The prime minister has mounted a strong defence of the government's plans to build huge wind farms around the country in the face of strong opposition from his own members of parliament.
David Cameron has written to more than 100 of his own backbenchers who published an open letter to the PM asking for subsidies for 'inefficient' on-shore wind power to be slashed, and complaining about planning policies putting national energy policies ahead of local objections.
In his reply, addressed to Chris Heaton-Harris, the Tory MP who organised the original letter, Cameron says he has sympathy with local residents' concerns, but insists there are 'perfectly hard-headed reasons' for building more on-shore wind farms - regardless of the UK's commitments to meet targets for renewable energy and cutting greenhouse gas emissions.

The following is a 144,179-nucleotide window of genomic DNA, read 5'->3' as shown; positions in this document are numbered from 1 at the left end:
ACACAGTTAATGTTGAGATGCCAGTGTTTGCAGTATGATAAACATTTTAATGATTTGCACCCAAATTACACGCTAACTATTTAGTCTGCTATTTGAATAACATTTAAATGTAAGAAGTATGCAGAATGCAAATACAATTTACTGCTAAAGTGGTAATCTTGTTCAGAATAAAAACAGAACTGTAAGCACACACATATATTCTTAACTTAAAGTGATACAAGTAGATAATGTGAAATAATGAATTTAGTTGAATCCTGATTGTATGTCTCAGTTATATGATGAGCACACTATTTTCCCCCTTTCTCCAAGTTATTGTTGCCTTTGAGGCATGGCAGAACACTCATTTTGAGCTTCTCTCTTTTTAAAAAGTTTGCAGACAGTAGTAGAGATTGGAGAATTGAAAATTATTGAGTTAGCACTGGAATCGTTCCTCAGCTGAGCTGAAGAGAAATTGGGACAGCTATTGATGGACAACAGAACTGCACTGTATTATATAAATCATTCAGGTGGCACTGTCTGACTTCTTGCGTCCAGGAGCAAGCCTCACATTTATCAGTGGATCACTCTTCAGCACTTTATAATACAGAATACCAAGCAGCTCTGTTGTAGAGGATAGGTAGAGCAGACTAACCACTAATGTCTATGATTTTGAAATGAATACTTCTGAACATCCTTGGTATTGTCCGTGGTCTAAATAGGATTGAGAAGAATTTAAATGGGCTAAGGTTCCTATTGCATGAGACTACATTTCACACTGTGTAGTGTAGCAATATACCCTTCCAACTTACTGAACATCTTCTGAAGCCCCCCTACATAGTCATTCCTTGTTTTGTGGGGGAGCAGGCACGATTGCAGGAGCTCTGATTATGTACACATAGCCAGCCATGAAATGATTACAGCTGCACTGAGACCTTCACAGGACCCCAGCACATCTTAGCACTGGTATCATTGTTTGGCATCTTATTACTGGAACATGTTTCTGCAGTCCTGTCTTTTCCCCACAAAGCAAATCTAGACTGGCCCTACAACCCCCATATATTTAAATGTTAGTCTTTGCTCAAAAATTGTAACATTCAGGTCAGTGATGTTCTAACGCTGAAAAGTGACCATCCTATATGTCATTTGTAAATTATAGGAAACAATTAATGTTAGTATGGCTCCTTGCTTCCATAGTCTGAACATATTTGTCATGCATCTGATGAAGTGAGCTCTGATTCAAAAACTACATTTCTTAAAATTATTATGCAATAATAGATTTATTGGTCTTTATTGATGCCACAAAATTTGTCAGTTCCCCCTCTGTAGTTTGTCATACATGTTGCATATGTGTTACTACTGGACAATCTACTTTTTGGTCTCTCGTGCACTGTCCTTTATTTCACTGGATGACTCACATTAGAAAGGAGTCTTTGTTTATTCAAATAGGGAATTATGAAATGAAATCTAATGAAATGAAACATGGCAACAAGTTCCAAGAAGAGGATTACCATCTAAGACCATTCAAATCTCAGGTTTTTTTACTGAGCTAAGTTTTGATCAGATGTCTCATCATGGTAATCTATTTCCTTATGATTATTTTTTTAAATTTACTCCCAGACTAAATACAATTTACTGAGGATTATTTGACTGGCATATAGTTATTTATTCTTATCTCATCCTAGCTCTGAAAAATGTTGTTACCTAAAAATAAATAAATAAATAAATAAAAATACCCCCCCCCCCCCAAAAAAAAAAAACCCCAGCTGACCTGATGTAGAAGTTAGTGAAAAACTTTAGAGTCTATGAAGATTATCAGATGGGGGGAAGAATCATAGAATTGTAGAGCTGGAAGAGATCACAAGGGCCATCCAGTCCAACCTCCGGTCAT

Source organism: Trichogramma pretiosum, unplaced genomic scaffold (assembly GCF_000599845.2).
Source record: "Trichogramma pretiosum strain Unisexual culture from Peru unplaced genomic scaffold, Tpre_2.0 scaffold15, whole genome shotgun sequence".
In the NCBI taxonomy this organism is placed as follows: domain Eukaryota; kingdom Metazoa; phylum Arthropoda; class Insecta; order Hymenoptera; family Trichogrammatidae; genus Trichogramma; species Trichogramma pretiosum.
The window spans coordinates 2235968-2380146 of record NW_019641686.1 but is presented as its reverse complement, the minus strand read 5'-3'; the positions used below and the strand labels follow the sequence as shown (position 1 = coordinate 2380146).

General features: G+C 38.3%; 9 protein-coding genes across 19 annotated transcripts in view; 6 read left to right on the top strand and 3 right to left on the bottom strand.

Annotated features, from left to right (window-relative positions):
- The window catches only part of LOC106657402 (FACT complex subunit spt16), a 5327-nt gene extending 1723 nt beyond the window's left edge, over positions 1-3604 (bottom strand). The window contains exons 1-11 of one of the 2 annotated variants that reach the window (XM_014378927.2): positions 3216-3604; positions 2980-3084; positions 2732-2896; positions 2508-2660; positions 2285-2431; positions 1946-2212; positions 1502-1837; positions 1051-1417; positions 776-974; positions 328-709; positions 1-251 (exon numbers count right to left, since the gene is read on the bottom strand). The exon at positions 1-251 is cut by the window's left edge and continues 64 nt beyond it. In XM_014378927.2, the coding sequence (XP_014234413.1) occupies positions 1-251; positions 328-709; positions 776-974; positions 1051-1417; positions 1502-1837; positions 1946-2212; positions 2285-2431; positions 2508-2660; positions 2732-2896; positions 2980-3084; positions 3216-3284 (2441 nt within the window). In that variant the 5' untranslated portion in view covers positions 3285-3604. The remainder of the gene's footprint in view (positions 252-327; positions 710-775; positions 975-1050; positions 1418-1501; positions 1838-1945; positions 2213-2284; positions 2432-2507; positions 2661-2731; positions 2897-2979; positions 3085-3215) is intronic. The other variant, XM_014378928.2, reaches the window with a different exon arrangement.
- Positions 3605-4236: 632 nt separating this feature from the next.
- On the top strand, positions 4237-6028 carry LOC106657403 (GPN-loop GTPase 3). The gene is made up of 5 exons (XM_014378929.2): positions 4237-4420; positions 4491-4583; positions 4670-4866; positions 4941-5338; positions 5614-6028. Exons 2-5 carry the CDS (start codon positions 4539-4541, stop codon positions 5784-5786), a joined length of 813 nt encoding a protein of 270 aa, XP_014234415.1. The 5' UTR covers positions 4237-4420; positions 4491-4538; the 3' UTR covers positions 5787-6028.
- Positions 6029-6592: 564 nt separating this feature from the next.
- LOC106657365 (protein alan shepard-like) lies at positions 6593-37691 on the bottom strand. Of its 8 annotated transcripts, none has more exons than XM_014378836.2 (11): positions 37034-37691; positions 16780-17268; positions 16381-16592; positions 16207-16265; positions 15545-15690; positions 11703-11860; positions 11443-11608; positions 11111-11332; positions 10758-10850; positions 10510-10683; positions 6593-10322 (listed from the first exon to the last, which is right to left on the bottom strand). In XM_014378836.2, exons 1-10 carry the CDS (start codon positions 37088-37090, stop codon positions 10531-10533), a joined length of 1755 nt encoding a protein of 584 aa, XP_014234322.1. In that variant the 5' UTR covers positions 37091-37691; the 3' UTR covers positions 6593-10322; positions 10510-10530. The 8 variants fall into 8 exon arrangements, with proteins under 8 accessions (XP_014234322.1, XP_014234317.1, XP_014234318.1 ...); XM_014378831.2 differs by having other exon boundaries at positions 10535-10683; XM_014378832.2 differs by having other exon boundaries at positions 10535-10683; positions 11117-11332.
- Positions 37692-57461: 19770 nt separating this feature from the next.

'On-shore wind plays a role in a balanced UK electricity mix, alongside gas, nuclear, cleaner coal and other forms of renewable energy,' said the prime minister. 'A portfolio of different supplies enhances energy security and prevents the UK from becoming over-reliant on gas imports.'
In a nod to the growing pressure on the government to do more to stimulate the economy and in particular meet ambitious promises to create thousands more 'green jobs', Cameron added: 'I am also determined that we seize the economic opportunities in renewable energy supply chains as the global race for capital in low-carbon sectors intensifies.'
The PM also repeated the government's existing policy of cutting subsidies to on-shore wind by 10 per cent in the near future in recognition that the building cost had fallen.
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